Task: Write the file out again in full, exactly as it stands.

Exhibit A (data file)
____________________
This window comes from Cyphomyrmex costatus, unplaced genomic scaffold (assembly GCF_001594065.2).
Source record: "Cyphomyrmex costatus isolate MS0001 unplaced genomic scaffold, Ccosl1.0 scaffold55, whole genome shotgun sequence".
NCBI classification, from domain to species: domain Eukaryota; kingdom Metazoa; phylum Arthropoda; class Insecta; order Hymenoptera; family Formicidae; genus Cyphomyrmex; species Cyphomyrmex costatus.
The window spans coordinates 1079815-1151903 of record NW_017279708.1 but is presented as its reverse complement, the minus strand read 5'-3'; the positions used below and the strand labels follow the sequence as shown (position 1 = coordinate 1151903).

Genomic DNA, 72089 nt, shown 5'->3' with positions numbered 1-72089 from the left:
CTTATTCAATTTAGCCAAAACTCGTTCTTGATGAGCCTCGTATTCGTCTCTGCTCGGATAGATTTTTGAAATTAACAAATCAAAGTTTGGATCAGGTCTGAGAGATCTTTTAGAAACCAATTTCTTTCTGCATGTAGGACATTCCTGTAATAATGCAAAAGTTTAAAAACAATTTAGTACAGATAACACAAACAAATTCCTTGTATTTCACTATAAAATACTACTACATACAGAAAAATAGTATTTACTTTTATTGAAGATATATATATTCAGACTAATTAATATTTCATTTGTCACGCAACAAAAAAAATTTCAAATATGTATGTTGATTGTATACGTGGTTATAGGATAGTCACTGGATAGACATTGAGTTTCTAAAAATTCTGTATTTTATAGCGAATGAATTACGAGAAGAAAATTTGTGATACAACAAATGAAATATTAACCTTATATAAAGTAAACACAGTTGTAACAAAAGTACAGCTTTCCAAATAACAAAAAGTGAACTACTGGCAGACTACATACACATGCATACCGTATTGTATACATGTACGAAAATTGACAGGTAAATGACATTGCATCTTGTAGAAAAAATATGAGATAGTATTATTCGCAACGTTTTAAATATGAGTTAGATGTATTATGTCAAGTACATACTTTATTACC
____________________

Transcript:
This window comes from Cyphomyrmex costatus, unplaced genomic scaffold (assembly GCF_001594065.2).
Source record: "Cyphomyrmex costatus isolate MS0001 unplaced genomic scaffold, Ccosl1.0 scaffold55, whole genome shotgun sequence".
NCBI classification, from domain to species: domain Eukaryota; kingdom Metazoa; phylum Arthropoda; class Insecta; order Hymenoptera; family Formicidae; genus Cyphomyrmex; species Cyphomyrmex costatus.
The window spans coordinates 1079815-1151903 of record NW_017279708.1 but is presented as its reverse complement, the minus strand read 5'-3'; the positions used below and the strand labels follow the sequence as shown (position 1 = coordinate 1151903).

Genomic DNA, 72089 nt, shown 5'->3' with positions numbered 1-72089 from the left:
CTTATTCAATTTAGCCAAAACTCGTTCTTGATGAGCCTCGTATTCGTCTCTGCTCGGATAGATTTTTGAAATTAACAAATCAAAGTTTGGATCAGGTCTGAGAGATCTTTTAGAAACCAATTTCTTTCTGCATGTAGGACATTCCTGTAATAATGCAAAAGTTTAAAAACAATTTAGTACAGATAACACAAACAAATTCCTTGTATTTCACTATAAAATACTACTACATACAGAAAAATAGTATTTACTTTTATTGAAGATATATATATTCAGACTAATTAATATTTCATTTGTCACGCAACAAAAAAAATTTCAAATATGTATGTTGATTGTATACGTGGTTATAGGATAGTCACTGGATAGACATTGAGTTTCTAAAAATTCTGTATTTTATAGCGAATGAATTACGAGAAGAAAATTTGTGATACAACAAATGAAATATTAACCTTATATAAAGTAAACACAGTTGTAACAAAAGTACAGCTTTCCAAATAACAAAAAGTGAACTACTGGCAGACTACATACACATGCATACCGTATTGTATACATGTACGAAAATTGACAGGTAAATGACATTGCATCTTGTAGAAAAAATATGAGATAGTATTATTCGCAACGTTTTAAATATGAGTTAGATGTATTATGTCAAGTACATACTTTATTACC